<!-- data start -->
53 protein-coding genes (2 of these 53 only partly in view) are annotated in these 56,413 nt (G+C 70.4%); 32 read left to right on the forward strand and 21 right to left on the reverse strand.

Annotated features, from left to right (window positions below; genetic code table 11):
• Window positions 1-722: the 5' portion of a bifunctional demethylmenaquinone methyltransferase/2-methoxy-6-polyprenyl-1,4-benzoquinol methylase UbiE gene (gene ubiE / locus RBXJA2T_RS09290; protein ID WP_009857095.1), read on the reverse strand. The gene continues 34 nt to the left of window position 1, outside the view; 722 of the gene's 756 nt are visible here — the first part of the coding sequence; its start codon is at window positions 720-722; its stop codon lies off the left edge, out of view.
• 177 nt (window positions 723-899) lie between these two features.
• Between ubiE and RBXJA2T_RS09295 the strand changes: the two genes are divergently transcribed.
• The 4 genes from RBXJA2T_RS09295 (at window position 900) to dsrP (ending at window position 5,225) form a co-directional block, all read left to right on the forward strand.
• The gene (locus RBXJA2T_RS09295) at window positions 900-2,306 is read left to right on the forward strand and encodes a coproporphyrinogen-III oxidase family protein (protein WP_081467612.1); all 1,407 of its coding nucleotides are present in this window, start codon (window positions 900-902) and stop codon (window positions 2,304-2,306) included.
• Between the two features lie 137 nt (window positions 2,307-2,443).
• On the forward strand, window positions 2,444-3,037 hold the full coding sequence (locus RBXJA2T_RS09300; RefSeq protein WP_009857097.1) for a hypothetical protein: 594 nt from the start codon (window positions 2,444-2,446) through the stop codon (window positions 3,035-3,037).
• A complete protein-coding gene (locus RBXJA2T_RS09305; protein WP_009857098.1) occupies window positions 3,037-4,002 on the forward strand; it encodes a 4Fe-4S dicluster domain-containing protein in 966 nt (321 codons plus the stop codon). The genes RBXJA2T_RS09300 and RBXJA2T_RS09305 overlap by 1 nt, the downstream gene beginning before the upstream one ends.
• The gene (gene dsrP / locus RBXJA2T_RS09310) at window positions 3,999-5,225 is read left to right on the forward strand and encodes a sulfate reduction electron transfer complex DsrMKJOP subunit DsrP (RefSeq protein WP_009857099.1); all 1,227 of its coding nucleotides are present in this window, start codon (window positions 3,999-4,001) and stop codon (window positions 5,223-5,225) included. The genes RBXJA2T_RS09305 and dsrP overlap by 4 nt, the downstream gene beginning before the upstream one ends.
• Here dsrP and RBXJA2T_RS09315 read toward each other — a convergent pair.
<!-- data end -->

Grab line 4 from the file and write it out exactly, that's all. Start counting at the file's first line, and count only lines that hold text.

• 177 nt (window positions 723-899) lie between these two features.